There was a notecibly reversed trend in the “EMEA” region. In this previously decreasing market (-2.8 percent in 2009), Sennheiser achieved an increase of 14.7 percent. In the sub-regional breakdown, Central Europe contributed excellent growth of 17.9 percent. Generally speaking, sales outside Germany continues to be extremely important for Sennheiser. In 2010, the company’s export ratio was about 83 percent.
Sennheiser has maintained its position at the top of the headphone market in Europe. According to the latest results from GfK Retail and Technology, Sennheiser is the clear market leader within the EU-16 and stabilized its value-based share of the market of 23 percent last year. The customer-oriented product portfolio, which includes many new models, played an important role in this growth.
Another very positive point was the successful cooperation between Sennheiser and the sports manufacturer Adidas in 2010. One of the co-developed sports headphone models, the CX 680, won the CES Innovations Award at the Las Vegas Consumer Electronics Show. In addition, Sennheiser reinforced its premium brand position in the consumer segment with “first class” models such as the CXC 700, an ear-canal headphone with Sennheiser’s innovative digital NoiseGard technology.
In the professional audio arena, Sennheiser experienced increased demand from theatre and live sound following the resolution of several frequency regulation issues. As a result, companies re-invested in high-frequency devices, significantly boosting Sennheiser’s overall business in this sector.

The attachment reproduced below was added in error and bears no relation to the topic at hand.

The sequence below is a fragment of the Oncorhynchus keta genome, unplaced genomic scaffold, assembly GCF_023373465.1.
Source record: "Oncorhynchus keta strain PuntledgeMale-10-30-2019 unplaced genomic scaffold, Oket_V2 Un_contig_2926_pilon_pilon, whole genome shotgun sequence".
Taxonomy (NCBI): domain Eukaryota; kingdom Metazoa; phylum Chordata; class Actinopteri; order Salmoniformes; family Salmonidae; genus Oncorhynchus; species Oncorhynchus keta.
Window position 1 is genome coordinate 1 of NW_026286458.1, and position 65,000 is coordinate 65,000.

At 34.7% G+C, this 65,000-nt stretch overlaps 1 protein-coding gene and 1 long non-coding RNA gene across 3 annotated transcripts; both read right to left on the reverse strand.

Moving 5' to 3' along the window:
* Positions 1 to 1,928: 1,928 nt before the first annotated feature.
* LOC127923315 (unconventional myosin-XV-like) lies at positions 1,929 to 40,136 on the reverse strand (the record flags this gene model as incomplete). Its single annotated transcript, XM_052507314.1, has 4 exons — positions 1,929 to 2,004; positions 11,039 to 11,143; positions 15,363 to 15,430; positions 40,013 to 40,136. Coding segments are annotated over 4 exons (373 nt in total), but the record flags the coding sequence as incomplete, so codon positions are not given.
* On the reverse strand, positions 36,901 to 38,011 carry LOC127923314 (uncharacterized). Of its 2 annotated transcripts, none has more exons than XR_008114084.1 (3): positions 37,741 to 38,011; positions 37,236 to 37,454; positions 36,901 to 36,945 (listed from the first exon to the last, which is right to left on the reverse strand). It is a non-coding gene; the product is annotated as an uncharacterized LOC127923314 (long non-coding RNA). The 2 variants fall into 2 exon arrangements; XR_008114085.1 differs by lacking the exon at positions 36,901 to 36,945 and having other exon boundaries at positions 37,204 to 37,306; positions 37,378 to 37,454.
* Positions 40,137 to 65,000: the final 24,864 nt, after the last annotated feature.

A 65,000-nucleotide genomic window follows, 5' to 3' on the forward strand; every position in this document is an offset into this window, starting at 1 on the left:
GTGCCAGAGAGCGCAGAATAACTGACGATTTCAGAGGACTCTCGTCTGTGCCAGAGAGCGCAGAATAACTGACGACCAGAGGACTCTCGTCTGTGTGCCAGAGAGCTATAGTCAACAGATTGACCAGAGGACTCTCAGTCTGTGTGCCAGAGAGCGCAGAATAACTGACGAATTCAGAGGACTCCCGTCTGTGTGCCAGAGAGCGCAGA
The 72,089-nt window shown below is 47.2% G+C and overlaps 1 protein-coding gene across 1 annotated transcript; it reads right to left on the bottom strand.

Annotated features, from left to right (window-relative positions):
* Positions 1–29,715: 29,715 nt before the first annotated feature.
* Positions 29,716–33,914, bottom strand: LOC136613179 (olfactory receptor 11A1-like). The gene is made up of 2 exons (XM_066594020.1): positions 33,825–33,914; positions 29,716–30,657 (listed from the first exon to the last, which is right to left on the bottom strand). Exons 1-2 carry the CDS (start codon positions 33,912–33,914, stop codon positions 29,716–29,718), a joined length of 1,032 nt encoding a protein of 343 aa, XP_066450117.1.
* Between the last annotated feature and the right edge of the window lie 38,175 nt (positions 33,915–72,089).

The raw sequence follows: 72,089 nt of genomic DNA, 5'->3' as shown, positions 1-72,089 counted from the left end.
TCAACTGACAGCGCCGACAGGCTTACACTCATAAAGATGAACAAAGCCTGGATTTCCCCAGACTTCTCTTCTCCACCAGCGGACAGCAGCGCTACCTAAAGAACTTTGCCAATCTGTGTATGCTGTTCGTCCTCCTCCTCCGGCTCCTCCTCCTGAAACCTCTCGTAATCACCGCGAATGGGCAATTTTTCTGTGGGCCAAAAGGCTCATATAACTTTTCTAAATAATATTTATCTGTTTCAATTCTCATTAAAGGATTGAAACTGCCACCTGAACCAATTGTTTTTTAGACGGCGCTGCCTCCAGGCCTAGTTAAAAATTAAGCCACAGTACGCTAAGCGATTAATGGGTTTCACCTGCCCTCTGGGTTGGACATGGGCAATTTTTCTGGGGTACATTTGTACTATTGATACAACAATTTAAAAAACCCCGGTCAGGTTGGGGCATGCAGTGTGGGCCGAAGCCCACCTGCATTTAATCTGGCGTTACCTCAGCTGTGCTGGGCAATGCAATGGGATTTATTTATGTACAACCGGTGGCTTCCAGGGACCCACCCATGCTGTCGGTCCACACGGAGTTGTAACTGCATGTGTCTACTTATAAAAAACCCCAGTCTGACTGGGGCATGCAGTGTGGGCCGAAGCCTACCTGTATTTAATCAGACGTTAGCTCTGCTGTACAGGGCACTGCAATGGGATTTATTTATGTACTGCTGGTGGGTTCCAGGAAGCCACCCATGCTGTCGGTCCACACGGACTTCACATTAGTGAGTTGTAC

The new high-end wireless products for professional users, such as the SKM 5200-II handheld transmitter, the SK 5212-II pocket transmitter and the family of EM 3732-II receivers with higher frequency flexibility for flawless wireless transmission achieved positive sales results.
The product range in the Installed Sound sector was also successfully expanded; at the InfoComm show in Las Vegas in 2010, Sennheiser introduced the ADN Discussion System, an innovative, premium product for the conference market that delivers Sennheiser-quality sound.
Research and Development (R&D) is a central component of Sennheiser’s business strategy. Spending on R&D in 2010 was 6.1 percent of turnover – i.e. $48.65 million Euros. To recognize future trends and opportunities, Sennheiser runs a company-owned research facility: the Sennheiser Innovation AG in Zurich, Switzerland.
Here, Sennheiser analyzes future trends that may have an impact on Sennheiser’s business and on the audio specialist’s product development. “We need to be able to react quickly to changes in the market,” Bartels said. “This is why we focus on consumer needs in the long-term and try to recognize important developments as soon as possible.”
For Sennheiser and its employees, 2011 will be focused on implementing the new company structure. Since the first of January, Sennheiser has been organized into three business divisions, helping provide greater market and customer focus in each respective business area.
“We have developed a divisional strategy over the last few years and this is now also being reflected in our organizational structure,” Bartels said. “The company’s new divisional organization will allow us to perfectly adapt our products, services, processes and especially our way of thinking to our customer’s needs. This is another reason why we look at the future with optimism.”